Flash From The Past - 1875
THE Oconto Company shut down their planing mill and box factory last Saturday, and they will not be started up much before spring. This throws some 65 men out of a situation at a time when they can ill afford to be idle. The majority of the men will go to the woods and return when work is resumed.
THE Sheriff sold 1,000 cords of pine slabs belonging to L. M. Pierce, at public sale the other day for 25 cents per cord.
JACOB Spies is already making preparations to rebuild his meat market lately destroyed by fire. The new building will be both larger and better then the old one.
SINCE the fire Mr. Fisher, has rented the small building on Superior street lately used as a bakery, and again has his harness shop in full blast.
OCONTO COUNTY REPORTER
Jan 23, 1875
Twenty-one girls from Kenosha have RESOLVED that "If the young men won't come to see us, we will go and see them." The young men presented a wild hunted look, and are leaving town.
is a women in Jefferson County, 90 years old,
who has cut and
quilts since she was 85 years old.
** We note by the Marinette Eagle, that the terrible snow storm that has prevailed during last week, brought one unfortunate man to an unfortunate end. Wednesday night Boardman Russel, in company with another man, set out for a camp two and a half miles up the river. When they arrived within 60 rods of their destination, Russel overcome with fatigue was obliged to surccome to the storm and parished before assistance could be rendered. He leaves a wife and three children in Maine to mourn his sudden death.
It is said that on the second day of February,
bears wake up from
state, and come out and get a breath
of fresh air, and if
the sun shines
so that they can see their shadow,
they go back and sleep
longer; but if they cannot see their shadow,
they stay out for
that there will be an early spring. No
bear could have seen
last week Tuesday, nor anything else, on
account of the
snowstorm. So we prophesies an early spring.
** We noted by the Green bay Advocate that a Mr. Babcock, a man about 23 years old, residing with his parents in Mill Centere, died in his room last Wednesday from the effects of a wound from the discharge of a gun. When his friends reached him he was unable to give an explanation, and it will never be known whether his death was accidental or not.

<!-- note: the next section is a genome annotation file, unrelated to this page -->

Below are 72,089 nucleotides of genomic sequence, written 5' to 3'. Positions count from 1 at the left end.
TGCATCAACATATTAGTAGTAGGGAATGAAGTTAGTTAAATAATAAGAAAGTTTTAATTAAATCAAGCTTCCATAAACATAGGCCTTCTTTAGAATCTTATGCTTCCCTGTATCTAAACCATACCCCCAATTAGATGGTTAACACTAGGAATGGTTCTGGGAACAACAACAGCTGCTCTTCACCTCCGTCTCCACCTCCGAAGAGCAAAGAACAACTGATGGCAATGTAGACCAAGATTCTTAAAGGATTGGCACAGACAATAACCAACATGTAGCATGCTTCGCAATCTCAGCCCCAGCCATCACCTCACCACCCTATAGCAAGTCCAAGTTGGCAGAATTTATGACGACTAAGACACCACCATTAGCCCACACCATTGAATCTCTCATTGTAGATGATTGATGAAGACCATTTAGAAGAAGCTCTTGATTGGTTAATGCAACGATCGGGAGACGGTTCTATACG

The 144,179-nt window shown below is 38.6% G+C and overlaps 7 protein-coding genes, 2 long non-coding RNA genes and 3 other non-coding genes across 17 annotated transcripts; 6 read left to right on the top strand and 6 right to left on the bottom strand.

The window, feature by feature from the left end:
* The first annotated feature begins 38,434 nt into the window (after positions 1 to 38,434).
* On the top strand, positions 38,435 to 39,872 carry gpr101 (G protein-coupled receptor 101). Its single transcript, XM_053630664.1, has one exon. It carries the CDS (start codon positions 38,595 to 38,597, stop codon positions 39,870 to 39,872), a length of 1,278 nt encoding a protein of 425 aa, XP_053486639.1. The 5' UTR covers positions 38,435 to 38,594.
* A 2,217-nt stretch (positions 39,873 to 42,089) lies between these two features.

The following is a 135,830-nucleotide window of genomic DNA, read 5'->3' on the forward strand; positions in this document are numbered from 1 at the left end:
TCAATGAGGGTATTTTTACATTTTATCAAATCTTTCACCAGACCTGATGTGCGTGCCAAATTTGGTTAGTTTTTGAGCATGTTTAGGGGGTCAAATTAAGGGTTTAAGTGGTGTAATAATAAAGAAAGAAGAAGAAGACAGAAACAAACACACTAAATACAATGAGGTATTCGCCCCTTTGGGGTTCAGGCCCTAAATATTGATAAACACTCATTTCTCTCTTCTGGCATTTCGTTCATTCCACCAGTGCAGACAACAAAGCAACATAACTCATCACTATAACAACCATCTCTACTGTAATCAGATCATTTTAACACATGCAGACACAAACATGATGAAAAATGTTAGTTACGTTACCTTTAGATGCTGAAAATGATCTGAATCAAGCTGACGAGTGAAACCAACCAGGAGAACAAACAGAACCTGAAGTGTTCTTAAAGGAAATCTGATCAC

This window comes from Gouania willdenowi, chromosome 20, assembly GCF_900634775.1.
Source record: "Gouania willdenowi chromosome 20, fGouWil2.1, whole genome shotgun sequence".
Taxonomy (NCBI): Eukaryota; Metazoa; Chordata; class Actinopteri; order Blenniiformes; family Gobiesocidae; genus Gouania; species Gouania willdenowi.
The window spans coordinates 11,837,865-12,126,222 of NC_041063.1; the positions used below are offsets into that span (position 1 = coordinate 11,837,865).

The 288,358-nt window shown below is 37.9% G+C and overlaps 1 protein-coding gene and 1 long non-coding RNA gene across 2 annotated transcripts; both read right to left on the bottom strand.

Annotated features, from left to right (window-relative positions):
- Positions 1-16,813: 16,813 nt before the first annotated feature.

A train on the C. & N. W. Railway on Friday
evening last ran over and
two miles above DePere, an Indian named
Antone James. The Indian was
about 30 years old and leaves a wife and
one child. He was
lying on the
track, probably intoxicated, and when
seen by the engineer,
it was too
late to stop in time to save his live.
The body was brought
to the DePere
on the train.
**ICE SHOVEAs the wind blew a hurricane from the north-east, and waves rolling in from Lake Michigan through the "DOOR" broke up the ice into large cakes, and the immense body came crashing in upon the shore at Menominee, ice shoved up the beach impelled by the fearful momentum obtained by the force of the wind that had an unbroken sweep of over one hundred miles, and in ten minutes the damage was done.
L M Pierce is ornamenting his beautiful mansion on Main Street with green blinds.
Mr. James O'Hare of the National Hotel has recently purchased a beautiful three-seated open bus, which he is running to and from the depot for the accommodation of his guests.
annuity was paid the Menominee Indians during the
past month by thge government,, amounting to $4 to each person. There
1,524 persons on the reservation.
ACCIDENT.- Felix Srehla, while assisting a moving car in the Oconto
Company's Yard on the 6h inst. Fell across the track and was badly
crushed. He was taken to his boarding house, and being an entire
stranger in this city and in indigent circumstances, Mr. Bransfield,
alderman for that ward called in Dr. O'Keef to take charge of the case.
The Dr. found upon examination that Srehla had received severe injuries
on the side and shoulder causing inflammation of the liver.
He is now nearly recovered and will soon be fit for work again.
**There is a straight law against selling liquor on Sunday, and also selling to minors. Several offences of this nature have been reported, and on Tuesday, one individual was fined for this offense. We have been informed by those having authority, that hereafter, these offenders will be similarly dealt with if this practice is continued.
**NEW STORE.- Messrs Verhalen & Prell have opened a store in the building owned by Richard Walsh on Main street. They have during the past week got in a large stock of Butter, Eggs, Hams and dried Beef, and expect soon to fill up with grocery's.
**SAD ACCIDENT.- On Tuesday of this week a young man by the name of Bake, employed in the shingle mill at Pensaukee, had his left hand badly mangled by its being accidentally caught by one of the saws. The fingers were all cut nearly off, and the hand split open. Dr. Allen of this city was immediately telegraphed for and attended to the case.